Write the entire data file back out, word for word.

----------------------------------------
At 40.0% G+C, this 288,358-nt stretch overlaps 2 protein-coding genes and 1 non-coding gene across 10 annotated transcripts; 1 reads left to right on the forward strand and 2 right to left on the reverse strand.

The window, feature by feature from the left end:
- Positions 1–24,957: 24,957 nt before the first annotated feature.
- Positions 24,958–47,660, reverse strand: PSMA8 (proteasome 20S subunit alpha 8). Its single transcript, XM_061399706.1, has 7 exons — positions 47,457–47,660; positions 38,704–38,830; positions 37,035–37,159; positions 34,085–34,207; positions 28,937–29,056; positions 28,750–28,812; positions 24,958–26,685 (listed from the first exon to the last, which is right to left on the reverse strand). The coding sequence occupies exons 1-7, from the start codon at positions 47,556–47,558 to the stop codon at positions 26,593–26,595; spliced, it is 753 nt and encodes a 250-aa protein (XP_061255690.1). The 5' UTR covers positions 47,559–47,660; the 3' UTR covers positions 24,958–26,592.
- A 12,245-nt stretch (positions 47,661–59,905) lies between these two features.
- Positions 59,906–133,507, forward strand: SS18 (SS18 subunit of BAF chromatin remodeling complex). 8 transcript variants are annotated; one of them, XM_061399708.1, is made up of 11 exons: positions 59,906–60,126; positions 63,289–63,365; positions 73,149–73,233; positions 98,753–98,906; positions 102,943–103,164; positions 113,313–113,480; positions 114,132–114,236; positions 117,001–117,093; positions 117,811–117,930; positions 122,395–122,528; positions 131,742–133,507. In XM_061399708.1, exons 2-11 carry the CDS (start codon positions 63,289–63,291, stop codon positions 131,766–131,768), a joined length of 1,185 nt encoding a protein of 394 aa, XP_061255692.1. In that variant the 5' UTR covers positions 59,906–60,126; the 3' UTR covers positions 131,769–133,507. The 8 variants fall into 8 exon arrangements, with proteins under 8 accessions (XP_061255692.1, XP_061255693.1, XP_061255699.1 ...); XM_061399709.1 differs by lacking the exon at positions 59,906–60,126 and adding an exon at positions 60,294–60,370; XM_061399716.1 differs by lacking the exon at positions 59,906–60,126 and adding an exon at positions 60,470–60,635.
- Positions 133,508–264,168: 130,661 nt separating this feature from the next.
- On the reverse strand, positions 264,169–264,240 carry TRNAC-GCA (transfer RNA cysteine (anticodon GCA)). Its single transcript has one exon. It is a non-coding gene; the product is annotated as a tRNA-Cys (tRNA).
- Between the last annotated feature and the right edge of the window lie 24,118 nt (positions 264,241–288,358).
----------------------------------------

At 40.0% G+C, this 288,358-nt stretch overlaps 2 protein-coding genes and 1 non-coding gene across 10 annotated transcripts; 1 reads left to right on the forward strand and 2 right to left on the reverse strand.

The window, feature by feature from the left end:
- Positions 1–24,957: 24,957 nt before the first annotated feature.
- Positions 24,958–47,660, reverse strand: PSMA8 (proteasome 20S subunit alpha 8). Its single transcript, XM_061399706.1, has 7 exons — positions 47,457–47,660; positions 38,704–38,830; positions 37,035–37,159; positions 34,085–34,207; positions 28,937–29,056; positions 28,750–28,812; positions 24,958–26,685 (listed from the first exon to the last, which is right to left on the reverse strand). The coding sequence occupies exons 1-7, from the start codon at positions 47,556–47,558 to the stop codon at positions 26,593–26,595; spliced, it is 753 nt and encodes a 250-aa protein (XP_061255690.1). The 5' UTR covers positions 47,559–47,660; the 3' UTR covers positions 24,958–26,592.
- A 12,245-nt stretch (positions 47,661–59,905) lies between these two features.
- Positions 59,906–133,507, forward strand: SS18 (SS18 subunit of BAF chromatin remodeling complex). 8 transcript variants are annotated; one of them, XM_061399708.1, is made up of 11 exons: positions 59,906–60,126; positions 63,289–63,365; positions 73,149–73,233; positions 98,753–98,906; positions 102,943–103,164; positions 113,313–113,480; positions 114,132–114,236; positions 117,001–117,093; positions 117,811–117,930; positions 122,395–122,528; positions 131,742–133,507. In XM_061399708.1, exons 2-11 carry the CDS (start codon positions 63,289–63,291, stop codon positions 131,766–131,768), a joined length of 1,185 nt encoding a protein of 394 aa, XP_061255692.1. In that variant the 5' UTR covers positions 59,906–60,126; the 3' UTR covers positions 131,769–133,507. The 8 variants fall into 8 exon arrangements, with proteins under 8 accessions (XP_061255692.1, XP_061255693.1, XP_061255699.1 ...); XM_061399709.1 differs by lacking the exon at positions 59,906–60,126 and adding an exon at positions 60,294–60,370; XM_061399716.1 differs by lacking the exon at positions 59,906–60,126 and adding an exon at positions 60,470–60,635.
- Positions 133,508–264,168: 130,661 nt separating this feature from the next.
- On the reverse strand, positions 264,169–264,240 carry TRNAC-GCA (transfer RNA cysteine (anticodon GCA)). Its single transcript has one exon. It is a non-coding gene; the product is annotated as a tRNA-Cys (tRNA).
- Between the last annotated feature and the right edge of the window lie 24,118 nt (positions 264,241–288,358).